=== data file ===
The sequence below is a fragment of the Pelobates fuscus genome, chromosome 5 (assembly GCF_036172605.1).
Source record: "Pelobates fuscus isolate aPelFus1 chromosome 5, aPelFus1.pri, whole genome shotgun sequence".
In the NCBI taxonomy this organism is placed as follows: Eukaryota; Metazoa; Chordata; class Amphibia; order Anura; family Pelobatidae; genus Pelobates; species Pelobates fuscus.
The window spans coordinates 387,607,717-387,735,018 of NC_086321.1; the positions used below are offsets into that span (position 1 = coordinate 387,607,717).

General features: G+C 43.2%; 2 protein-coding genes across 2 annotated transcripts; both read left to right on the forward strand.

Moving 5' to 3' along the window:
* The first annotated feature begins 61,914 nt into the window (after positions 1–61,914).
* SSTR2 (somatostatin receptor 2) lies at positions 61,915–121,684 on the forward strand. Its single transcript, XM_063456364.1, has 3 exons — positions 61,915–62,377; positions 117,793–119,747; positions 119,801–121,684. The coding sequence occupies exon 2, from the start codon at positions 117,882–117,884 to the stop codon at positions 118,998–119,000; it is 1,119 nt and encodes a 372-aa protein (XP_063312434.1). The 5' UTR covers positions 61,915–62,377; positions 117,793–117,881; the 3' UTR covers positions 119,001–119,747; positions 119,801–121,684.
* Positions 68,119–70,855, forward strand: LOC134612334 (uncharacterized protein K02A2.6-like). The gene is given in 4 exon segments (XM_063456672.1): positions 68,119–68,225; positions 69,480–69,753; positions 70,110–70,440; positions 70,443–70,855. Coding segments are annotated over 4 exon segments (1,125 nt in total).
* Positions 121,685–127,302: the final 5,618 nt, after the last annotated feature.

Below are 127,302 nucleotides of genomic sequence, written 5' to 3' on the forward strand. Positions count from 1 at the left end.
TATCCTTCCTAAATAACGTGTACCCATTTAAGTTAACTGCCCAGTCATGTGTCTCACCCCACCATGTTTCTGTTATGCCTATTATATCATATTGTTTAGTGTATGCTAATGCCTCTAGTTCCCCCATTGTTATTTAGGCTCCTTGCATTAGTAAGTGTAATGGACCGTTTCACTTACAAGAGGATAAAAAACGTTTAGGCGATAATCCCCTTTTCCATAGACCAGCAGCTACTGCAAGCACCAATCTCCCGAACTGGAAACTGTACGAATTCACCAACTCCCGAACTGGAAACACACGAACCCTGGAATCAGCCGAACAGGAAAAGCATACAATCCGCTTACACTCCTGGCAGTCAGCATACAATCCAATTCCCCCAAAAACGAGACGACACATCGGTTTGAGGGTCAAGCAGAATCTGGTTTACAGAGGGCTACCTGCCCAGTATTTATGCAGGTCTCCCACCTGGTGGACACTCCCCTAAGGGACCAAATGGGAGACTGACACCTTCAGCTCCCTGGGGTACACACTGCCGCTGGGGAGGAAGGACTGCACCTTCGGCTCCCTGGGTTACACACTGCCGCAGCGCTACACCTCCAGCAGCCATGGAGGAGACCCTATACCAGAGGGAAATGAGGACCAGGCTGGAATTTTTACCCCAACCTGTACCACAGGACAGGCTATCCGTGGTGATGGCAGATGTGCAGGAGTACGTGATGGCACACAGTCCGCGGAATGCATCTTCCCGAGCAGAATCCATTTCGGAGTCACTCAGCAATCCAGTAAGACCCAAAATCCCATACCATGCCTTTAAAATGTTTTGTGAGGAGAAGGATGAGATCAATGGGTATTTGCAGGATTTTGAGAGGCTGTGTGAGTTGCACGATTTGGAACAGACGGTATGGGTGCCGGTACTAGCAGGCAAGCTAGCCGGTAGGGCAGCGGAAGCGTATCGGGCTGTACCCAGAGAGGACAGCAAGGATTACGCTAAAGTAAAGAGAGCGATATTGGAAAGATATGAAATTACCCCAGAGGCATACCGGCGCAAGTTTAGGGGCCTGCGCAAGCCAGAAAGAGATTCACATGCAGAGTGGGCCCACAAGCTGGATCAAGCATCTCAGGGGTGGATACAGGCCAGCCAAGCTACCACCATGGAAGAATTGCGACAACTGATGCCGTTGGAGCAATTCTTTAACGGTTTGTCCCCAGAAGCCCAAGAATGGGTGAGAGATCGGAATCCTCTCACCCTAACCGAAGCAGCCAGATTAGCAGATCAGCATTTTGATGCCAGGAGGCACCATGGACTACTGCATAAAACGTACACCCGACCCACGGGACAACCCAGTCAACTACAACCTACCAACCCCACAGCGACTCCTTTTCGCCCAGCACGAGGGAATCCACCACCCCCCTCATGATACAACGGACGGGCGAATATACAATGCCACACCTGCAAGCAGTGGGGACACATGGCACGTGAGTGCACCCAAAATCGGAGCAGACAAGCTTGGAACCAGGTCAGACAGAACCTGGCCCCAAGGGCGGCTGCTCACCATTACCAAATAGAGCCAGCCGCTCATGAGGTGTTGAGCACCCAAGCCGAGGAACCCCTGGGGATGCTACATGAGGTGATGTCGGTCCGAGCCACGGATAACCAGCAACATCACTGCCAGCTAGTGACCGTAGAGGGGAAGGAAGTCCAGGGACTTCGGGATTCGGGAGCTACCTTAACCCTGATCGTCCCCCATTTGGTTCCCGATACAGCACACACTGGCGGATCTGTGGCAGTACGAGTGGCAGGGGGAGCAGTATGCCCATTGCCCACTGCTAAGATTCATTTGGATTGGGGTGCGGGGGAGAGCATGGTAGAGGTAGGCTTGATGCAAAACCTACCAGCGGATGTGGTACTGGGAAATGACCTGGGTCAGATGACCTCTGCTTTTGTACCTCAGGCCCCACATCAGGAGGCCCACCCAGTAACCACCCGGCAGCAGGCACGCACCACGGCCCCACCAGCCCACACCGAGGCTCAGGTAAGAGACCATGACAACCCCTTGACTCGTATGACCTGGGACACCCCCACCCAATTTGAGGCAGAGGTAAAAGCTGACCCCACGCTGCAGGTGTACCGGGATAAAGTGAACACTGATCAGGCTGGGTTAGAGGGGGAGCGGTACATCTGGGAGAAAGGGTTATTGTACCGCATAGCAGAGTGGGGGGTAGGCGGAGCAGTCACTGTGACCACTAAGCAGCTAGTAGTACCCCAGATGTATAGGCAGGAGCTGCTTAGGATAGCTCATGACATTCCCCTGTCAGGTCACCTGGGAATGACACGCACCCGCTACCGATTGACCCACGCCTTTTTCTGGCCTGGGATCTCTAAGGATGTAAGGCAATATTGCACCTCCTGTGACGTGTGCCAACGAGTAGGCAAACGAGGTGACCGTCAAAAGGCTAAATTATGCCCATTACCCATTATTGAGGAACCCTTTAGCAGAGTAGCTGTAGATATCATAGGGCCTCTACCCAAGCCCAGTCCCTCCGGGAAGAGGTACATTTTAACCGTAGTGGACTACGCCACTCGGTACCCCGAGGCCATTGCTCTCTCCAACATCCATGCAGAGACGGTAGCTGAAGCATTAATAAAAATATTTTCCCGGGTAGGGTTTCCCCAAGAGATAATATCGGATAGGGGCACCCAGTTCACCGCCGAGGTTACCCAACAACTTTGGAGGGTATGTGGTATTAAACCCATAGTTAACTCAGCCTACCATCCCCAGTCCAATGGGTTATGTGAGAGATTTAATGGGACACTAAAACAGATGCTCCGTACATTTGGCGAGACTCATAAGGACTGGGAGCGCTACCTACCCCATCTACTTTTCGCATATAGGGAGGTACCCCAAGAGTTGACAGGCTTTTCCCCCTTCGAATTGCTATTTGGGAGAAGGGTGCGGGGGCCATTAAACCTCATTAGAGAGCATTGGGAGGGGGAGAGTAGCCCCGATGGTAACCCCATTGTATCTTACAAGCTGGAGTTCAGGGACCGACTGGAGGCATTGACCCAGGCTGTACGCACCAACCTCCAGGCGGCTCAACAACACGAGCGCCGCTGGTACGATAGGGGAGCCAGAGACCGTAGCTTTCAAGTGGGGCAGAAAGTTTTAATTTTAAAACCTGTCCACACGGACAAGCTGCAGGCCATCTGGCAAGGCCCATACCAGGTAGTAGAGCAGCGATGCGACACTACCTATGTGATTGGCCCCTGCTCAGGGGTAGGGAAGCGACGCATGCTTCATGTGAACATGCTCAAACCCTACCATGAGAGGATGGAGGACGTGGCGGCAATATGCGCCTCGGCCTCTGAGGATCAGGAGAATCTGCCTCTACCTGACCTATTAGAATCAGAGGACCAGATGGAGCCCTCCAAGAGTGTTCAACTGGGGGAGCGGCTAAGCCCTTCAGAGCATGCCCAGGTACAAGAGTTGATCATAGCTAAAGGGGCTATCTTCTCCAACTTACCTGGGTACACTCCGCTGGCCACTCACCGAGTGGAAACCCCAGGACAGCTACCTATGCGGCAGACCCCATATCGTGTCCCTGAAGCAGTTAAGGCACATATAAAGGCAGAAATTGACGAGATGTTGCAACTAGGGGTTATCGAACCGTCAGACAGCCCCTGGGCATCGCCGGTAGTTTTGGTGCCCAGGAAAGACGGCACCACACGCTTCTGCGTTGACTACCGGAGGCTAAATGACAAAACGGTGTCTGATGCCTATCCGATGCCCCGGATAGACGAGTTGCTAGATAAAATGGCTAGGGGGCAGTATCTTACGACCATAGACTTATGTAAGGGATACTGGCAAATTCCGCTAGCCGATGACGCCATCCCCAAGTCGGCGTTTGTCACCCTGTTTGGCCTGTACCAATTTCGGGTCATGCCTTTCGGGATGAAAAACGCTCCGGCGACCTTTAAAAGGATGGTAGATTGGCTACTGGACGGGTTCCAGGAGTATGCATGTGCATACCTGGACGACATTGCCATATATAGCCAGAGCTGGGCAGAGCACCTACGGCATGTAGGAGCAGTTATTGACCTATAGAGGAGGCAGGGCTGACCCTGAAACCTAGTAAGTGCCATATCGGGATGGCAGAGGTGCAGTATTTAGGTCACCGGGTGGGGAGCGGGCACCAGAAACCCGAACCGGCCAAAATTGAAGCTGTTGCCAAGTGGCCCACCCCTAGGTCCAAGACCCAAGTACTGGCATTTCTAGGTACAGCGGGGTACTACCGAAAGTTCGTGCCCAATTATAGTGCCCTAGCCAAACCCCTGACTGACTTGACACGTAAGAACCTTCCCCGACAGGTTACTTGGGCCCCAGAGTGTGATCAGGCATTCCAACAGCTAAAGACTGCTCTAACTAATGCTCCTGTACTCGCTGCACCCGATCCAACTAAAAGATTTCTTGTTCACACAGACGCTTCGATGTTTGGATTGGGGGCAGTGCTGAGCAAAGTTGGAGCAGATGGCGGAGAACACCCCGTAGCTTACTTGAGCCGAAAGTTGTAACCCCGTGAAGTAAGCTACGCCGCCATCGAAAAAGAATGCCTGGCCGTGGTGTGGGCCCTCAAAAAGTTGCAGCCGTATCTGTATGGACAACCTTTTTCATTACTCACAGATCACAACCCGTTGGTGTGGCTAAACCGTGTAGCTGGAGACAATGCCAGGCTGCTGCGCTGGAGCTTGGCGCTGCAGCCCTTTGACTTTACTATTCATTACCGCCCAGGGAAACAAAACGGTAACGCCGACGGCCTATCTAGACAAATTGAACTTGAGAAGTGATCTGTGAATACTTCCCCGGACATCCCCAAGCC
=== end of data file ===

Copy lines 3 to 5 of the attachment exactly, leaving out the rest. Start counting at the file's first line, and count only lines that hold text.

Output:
In the NCBI taxonomy this organism is placed as follows: Eukaryota; Metazoa; Chordata; class Amphibia; order Anura; family Pelobatidae; genus Pelobates; species Pelobates fuscus.
The window spans coordinates 387,607,717-387,735,018 of NC_086321.1; the positions used below are offsets into that span (position 1 = coordinate 387,607,717).

General features: G+C 43.2%; 2 protein-coding genes across 2 annotated transcripts; both read left to right on the forward strand.